We would like to invite you to participate in the second annual Innovate4AMR, a global student design competition aimed at improving antimicrobial stewardship in low-resource healthcare settings, with the objective of ensuring access and increasing equity. Sponsored by the International Federation of Medical Students’ Associations (IFMSA), ReAct, the IDEA Initiative at the Johns Hopkins Bloomberg School of Public Health and the World Health Organization (WHO), Innovate4AMR offers you and your student group members the opportunity to join the front lines of the fight against antimicrobial resistance.
Antibiotics are the cornerstone of many miracles of modern day medicine, from cancer chemotherapy to organ donation. The loss of effective antibiotics would mean reverting to a time when simple infections might become untreatable. Each year, 700,000 people die due to drug-resistant infections and, if unchecked, this number may rise to 10 million deaths a year by 2050— more than the number of people that die of cancer today.
Innovate4AMR’s teams, drawn from across the globe, will be asked to design novel strategies for key actors that have influence over how antibiotics are used appropriately or not in the healthcare delivery system. In particular, the competition asks participants to focus on social policies, structures, and other systems-level actions that affect antimicrobial stewardship, access, and equity. Innovate4AMR invites students to come up with creative solutions that tackle how we might manage better the use of life-saving antibiotics in our hospitals, clinics and outpatient pharmacies, particularly in resource-limited settings. How can we change patient expectations of an antibiotic when faced with a viral illness not treatable by such drugs? What role might telehealth play in improving antimicrobial stewardship without local infectious disease experts? Could mobile phones enable delayed prescribing of antibiotics till the patient actually needs such treatment? How do we achieve access, but not excess in stewarding this resource in healthcare delivery?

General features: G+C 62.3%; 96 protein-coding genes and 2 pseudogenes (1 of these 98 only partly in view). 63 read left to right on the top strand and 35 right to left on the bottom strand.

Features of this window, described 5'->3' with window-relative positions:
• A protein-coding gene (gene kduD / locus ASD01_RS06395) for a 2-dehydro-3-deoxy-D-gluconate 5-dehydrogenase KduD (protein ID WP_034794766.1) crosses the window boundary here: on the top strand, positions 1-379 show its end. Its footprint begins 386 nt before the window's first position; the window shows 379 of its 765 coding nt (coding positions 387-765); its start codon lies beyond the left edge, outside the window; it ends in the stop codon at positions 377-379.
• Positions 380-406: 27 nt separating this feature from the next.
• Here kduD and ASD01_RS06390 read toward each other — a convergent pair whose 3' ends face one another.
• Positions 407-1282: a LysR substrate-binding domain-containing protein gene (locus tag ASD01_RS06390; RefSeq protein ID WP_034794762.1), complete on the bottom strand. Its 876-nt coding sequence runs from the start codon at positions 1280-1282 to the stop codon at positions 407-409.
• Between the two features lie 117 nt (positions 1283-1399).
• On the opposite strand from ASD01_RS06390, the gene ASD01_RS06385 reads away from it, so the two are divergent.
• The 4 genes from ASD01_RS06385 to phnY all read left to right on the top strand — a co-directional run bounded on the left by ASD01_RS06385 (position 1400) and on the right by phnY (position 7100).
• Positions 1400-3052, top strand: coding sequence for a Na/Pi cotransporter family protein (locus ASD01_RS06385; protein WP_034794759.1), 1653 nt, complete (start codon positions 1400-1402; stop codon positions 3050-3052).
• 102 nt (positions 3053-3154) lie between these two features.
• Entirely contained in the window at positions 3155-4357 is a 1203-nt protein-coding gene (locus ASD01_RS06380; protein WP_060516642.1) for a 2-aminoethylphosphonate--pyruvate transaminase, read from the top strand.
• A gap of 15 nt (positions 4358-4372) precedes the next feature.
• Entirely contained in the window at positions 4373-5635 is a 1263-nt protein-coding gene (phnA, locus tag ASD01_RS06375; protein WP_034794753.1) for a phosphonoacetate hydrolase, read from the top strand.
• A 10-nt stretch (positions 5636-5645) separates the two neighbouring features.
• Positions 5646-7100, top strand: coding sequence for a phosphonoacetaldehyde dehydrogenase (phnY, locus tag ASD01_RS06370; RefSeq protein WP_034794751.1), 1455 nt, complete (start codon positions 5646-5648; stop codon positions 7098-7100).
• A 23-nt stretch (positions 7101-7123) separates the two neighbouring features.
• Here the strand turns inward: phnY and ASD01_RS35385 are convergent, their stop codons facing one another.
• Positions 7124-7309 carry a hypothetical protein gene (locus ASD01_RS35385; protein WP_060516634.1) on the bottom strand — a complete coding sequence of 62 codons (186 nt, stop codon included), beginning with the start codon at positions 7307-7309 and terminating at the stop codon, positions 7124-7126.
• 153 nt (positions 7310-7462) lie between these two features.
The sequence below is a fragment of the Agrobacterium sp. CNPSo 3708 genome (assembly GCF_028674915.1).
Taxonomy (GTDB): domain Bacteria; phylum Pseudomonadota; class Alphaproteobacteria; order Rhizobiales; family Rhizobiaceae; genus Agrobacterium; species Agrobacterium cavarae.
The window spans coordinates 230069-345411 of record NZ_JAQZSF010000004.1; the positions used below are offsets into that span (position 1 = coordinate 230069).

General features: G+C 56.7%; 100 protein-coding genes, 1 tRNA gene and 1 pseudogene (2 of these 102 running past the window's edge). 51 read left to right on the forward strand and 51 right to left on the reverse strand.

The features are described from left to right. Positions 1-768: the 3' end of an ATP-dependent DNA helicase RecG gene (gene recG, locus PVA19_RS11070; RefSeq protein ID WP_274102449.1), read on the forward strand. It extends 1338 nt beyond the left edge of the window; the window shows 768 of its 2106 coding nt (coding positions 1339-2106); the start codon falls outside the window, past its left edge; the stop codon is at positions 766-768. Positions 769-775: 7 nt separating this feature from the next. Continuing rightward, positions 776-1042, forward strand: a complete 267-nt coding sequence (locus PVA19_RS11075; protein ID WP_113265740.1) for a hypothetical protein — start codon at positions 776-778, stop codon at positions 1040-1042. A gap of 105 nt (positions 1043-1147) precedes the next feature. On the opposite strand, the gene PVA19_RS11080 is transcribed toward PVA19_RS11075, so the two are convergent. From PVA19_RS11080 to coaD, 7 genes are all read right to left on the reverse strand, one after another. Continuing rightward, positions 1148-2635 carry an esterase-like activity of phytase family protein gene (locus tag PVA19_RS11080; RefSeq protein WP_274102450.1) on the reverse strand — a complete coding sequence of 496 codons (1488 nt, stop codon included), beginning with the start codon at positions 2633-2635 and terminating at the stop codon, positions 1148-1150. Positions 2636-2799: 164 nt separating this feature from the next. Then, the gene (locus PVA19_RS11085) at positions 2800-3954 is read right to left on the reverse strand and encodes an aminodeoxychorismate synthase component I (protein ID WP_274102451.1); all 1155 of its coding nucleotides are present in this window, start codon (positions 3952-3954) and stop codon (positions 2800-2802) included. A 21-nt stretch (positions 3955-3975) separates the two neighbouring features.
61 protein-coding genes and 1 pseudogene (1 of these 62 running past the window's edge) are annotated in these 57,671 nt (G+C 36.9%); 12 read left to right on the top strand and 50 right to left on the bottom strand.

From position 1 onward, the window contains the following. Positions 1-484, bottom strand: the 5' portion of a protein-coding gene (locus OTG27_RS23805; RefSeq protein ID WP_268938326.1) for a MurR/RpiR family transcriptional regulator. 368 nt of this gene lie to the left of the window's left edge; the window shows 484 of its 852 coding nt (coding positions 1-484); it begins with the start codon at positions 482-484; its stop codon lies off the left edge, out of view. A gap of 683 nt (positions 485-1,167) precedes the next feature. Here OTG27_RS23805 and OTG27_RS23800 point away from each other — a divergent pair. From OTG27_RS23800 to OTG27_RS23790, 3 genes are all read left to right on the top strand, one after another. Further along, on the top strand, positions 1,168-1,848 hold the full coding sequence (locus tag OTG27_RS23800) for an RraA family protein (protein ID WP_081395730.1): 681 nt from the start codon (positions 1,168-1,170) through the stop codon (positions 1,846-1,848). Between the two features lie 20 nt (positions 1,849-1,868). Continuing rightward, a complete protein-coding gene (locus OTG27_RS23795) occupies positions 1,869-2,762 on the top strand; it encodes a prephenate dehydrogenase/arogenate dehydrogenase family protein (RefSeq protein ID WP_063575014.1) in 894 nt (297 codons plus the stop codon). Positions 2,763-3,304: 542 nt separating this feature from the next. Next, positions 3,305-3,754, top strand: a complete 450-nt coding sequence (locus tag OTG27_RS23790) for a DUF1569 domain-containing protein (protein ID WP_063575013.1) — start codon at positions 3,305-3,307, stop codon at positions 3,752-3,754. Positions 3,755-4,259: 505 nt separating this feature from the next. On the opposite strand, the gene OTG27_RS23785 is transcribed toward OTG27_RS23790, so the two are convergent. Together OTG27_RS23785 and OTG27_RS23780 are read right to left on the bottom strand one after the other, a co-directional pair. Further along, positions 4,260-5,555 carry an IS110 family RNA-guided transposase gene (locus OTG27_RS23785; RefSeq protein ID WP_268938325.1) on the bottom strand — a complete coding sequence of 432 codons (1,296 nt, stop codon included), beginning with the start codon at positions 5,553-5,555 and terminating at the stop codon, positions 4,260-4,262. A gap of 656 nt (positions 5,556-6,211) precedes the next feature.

The winners of the competition will be given an opportunity to present their proposal at a capacity building workshop. The deadline for proposal submissions is Monday, September 16, 2019. Given that your student organization produces some of the world’s brightest future leaders, we wanted to extend a personal invitation to your students to form a team and submit a proposal to the hackathon. Last year 145 teams joined us in this effort, and the eleven winning teams brought forward an array of innovative projects.